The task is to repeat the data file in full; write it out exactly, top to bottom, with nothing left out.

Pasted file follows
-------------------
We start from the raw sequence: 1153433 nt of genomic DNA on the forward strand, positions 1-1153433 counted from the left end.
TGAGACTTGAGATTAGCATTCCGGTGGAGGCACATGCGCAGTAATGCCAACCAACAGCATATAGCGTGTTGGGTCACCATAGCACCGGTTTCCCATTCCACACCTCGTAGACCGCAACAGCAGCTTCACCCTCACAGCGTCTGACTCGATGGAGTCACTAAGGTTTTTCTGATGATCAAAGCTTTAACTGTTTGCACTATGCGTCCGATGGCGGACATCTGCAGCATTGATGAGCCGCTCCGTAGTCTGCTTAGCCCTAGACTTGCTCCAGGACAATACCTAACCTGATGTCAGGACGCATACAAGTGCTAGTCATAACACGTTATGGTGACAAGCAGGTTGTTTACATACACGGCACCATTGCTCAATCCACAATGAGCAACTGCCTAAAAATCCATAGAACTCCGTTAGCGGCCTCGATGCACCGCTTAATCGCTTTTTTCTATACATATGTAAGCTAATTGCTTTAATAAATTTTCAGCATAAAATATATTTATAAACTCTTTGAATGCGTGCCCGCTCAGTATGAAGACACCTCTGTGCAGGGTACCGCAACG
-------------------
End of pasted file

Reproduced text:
We start from the raw sequence: 1153433 nt of genomic DNA on the forward strand, positions 1-1153433 counted from the left end.
TGAGACTTGAGATTAGCATTCCGGTGGAGGCACATGCGCAGTAATGCCAACCAACAGCATATAGCGTGTTGGGTCACCATAGCACCGGTTTCCCATTCCACACCTCGTAGACCGCAACAGCAGCTTCACCCTCACAGCGTCTGACTCGATGGAGTCACTAAGGTTTTTCTGATGATCAAAGCTTTAACTGTTTGCACTATGCGTCCGATGGCGGACATCTGCAGCATTGATGAGCCGCTCCGTAGTCTGCTTAGCCCTAGACTTGCTCCAGGACAATACCTAACCTGATGTCAGGACGCATACAAGTGCTAGTCATAACACGTTATGGTGACAAGCAGGTTGTTTACATACACGGCACCATTGCTCAATCCACAATGAGCAACTGCCTAAAAATCCATAGAACTCCGTTAGCGGCCTCGATGCACCGCTTAATCGCTTTTTTCTATACATATGTAAGCTAATTGCTTTAATAAATTTTCAGCATAAAATATATTTATAAACTCTTTGAATGCGTGCCCGCTCAGTATGAAGACACCTCTGTGCAGGGTACCGCAACG